Scientists have discovered that a common type of cell in the vertebrate immune system plays a unique role in communication between other cells. It turns out that these cells, called macrophages, can transmit messages between non-immune cells.
“If pigment cells have figured out how to use macrophages for signaling, it stands to reason that others have as well.”
Their paper, published in the journal Science, describes how pigment cells in a species of fish have co-opted macrophages to deliver messages important for pigment patterning in skin.
This is the first reported instance of macrophages relaying messages over a long distance between non-immune cells. But since the macrophages are common to all vertebrates, the researchers believe their discovery is no quirk of aquatic life. Macrophages may be common interlocutors for long-distance messages among cells.
“If pigment cells have figured out how to use macrophages for signaling, it stands to reason that others have as well,” says senior author David Parichy, biology professor at the University of Washington. “This could occur in a variety of cells and animals.”
How do zebrafish get their stripes?
Parichy and lead author Dae Seok Eom, a postdoctoral researcher, discovered this new role for macrophages while studying zebrafish. They had wanted to understand how the zebrafish gets its telltale stripes of silver-yellow and black. Each color—black, yellow, and silver—arises from a different type of pigment cell. When zebrafish are juveniles, these pigment cells migrate to the right spot to create the stripes.
“As they migrate, communication among these three populations of pigment cells is critical to forming the stripes we see in adult zebrafish,” says Parichy.
Eom and Parichy used laboratory genetic tools to make zebrafish pigment cells glow fluorescent colors—making these cells easier to track using a microscope. In the process, they discovered that xanthoblasts—the precursors to yellow pigment cells—produced unique, elaborate projections during the peak time for pigment pattern formation.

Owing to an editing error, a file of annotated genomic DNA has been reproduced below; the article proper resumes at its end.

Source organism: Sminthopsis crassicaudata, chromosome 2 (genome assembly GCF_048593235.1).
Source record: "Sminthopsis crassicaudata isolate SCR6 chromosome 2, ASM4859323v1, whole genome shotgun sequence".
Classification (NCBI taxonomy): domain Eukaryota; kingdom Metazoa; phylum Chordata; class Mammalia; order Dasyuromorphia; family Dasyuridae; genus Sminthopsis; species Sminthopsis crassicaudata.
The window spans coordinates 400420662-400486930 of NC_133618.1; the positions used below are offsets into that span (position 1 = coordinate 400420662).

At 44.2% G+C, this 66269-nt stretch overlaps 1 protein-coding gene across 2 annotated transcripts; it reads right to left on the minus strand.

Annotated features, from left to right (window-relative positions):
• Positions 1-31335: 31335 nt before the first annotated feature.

“Xanthoblasts sent these thin projections out in circuitous, almost random directions,” says Parichy. “The projections would eventually encounter another pigment cell, the black melanocyte, and stop.”
Eom discovered that these projections—which they named “airinemes” for mathematician and astronomer Sir George Airy, who described the optical limits to view small objects, as well as the Greek messenger goddess Iris—contained tiny, membrane-bound packages of proteins that provide molecular signals to melanocytes, the black pigment cells. The researchers showed that when an airineme from a xanthoblast encountered a melanocyte, the signal proteins from the airineme would cause the black pigment cell to migrate into the stripe.
But they didn’t understand how airinemes found melanocytes, or why they took such a seemingly random route, until Eom made a critical observation.
“I saw a macrophage interacting with an airineme, and then another, and then another,” says Eom. “In one experiment, I counted 178 airinemes coming from xanthoblasts and 94 percent of them were obviously associated with a macrophage.”
Macrophages are constantly on the move. In fish, people and everything in between, they wander the tissues of the body, “crawling” along like amoebae. Along the way, they sample their environment, picking up and ingesting debris. Their scavenged prizes are often harmless cellular detritus. But if they ingest a bit of a pathogen, or receive signals that a cell nearby is under assault from an invader, macrophages can alert other cells of the immune system.
Armed with this knowledge, Eom tested whether macrophages were truly facilitating the dialogue between yellow and black pigment cells. Using genetic tools, he created zebrafish without macrophages and saw that xanthoblasts produced far fewer airinemes. And under these conditions, melanocytes did not migrate properly to form stripes.
Under the microscope, Eom captured images and movies of how macrophages behaved when they randomly encountered an airineme. A macrophage would seemingly “engulf” one of the round, globular protein packages on the airineme and drag it along, stretching the airineme out.
“Now we know why airinemes seem to take such a meandering, random route,” says Eom. “They are being dragged by macrophages that are themselves moving along randomly.”
But when that same macrophage encountered a melanocyte, the macrophage appeared to “hand off” the airineme to the melanocyte and wander away, presumably delivering the message—via the airineme—to the melanocyte.
Eom showed that airineme membranes contain a type of lipid that is often an “eat me” signal for macrophages, which may explain why the macrophages attach to and drag along these projections. He and Parichy plan to investigate why macrophages do not digest the airinemes and how the airineme is “handed off” specifically to a melanocyte.
But given the macrophage’s tendency to wander and pick up objects, Parichy believes this is unlikely to be the sole instance of macrophage co-option by cells outside of the immune system.
“It’s very plausible that what we’ve seen here occurs in other contexts where macrophages play important roles, from tissue development and regeneration to cancer,” says Parichy. “We can easily see how macrophages might facilitate signaling between cells in a variety of situations.”
The National Institutes of Health funded the research.
Source: University of Washington